Inspired by the ‘hand of God’

Ceramist Nic Sithole at work in his studio in Orange Grove.(Johann Barnard)

Ceramist Nic Sithole at work in his studio in Orange Grove.(Johann Barnard)

It dominates the room, not only by virtue of its physical size, but it has a strong presence, yet imbued with a motherly nature.

“It was inspired by women,” he says. “Sometimes when you are making something, along the way it can show you the direction and you just follow.

“They call it the hand of God, which is something that happens that puts its own stamp on the vase. So you just go with that.”

In creating this piece, that stands easily a metre tall, Sithole says part of the creative flow involved a slight deviation from his usual approach.

A mark of his work is the calabash-inspired African pots and vases decorated in various patterns, mixed with highly burnished finishes that bring out the rich brown colour in the clay.

Sithole has more than 30 years’ experience as a ceramicist, but has been creating work under his own name since 2007.

Apart from running his studio in Orange Grove, he often collaborates with other ceramic artists and has had his work featured in numerous solo exhibitions and collections, notably the Corobrick Collection in Pretoria and the Nelson Mandela Art Gallery in Port Elizabeth.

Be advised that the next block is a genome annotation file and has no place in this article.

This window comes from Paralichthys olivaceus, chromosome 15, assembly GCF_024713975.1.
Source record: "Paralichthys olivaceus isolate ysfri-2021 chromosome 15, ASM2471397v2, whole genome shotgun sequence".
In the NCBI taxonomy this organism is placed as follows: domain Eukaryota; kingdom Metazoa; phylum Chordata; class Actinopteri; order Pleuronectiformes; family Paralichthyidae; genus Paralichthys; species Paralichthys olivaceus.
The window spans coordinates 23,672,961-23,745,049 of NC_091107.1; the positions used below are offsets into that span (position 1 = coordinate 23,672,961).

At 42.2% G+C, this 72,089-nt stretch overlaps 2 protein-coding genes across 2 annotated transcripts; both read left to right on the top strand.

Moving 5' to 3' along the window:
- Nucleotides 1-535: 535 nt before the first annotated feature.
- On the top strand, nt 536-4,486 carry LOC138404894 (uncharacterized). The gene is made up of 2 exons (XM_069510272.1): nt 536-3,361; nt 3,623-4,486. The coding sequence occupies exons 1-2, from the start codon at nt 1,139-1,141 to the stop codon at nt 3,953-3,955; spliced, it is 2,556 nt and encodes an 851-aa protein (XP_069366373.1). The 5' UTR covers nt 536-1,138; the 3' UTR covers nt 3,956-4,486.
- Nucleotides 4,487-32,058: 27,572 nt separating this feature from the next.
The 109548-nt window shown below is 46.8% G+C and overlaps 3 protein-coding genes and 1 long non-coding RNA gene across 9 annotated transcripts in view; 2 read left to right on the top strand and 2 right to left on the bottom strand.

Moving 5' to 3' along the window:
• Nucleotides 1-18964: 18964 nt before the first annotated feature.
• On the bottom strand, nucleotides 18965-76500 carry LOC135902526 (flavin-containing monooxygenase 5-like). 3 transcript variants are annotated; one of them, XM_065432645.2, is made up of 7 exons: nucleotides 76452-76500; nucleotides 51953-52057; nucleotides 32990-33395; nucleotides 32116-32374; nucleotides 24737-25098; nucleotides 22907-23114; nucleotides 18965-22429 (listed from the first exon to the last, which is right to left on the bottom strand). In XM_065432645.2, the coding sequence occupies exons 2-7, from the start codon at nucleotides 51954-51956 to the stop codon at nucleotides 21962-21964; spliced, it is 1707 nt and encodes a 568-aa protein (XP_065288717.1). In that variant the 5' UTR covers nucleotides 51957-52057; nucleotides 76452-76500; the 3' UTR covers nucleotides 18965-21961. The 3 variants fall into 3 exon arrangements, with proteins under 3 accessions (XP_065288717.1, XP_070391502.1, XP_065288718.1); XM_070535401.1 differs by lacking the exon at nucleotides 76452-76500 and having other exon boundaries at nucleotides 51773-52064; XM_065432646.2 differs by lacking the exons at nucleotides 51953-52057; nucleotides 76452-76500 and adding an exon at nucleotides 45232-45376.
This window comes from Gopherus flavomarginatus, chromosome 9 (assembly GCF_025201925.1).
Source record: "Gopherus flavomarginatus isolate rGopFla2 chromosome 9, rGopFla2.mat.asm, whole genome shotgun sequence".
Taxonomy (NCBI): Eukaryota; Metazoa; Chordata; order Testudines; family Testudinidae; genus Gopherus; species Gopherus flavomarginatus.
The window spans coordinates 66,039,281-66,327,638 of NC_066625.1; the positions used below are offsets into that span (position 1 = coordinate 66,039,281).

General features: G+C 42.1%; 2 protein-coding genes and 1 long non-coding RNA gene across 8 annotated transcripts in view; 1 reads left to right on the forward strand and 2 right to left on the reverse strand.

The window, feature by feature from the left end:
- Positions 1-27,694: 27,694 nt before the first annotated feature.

For the Tambo project Sithole says he incorporated new decorations and textures that reflect the essence of women.

This was done by not only using a greater variety of decorations, but also by treating them differently to produce a more natural, earthy finish.

Sithole says that although he never met Adelaide Tambo he knew of her by reputation and the role she played in the struggle, particularly as a strong female figure in the country’s troubled past.

“It’s like when you are in the rural areas where I grew up. There are certain women who have that power and every child in that area respects her because she is a mother figure for everyone,” he says.

He met Tselane Tambo last year when she was introduced to his work and was delighted when she asked him to be part of the Tambo project.

“It is a great pleasure for me to be involved in such a project,” he says.

“I didn’t get a chance to meet her personally, and so it’s like having a piece of her and being closer to her. She was a wonderful woman and it’s an honour for me as an artist to be involved.”



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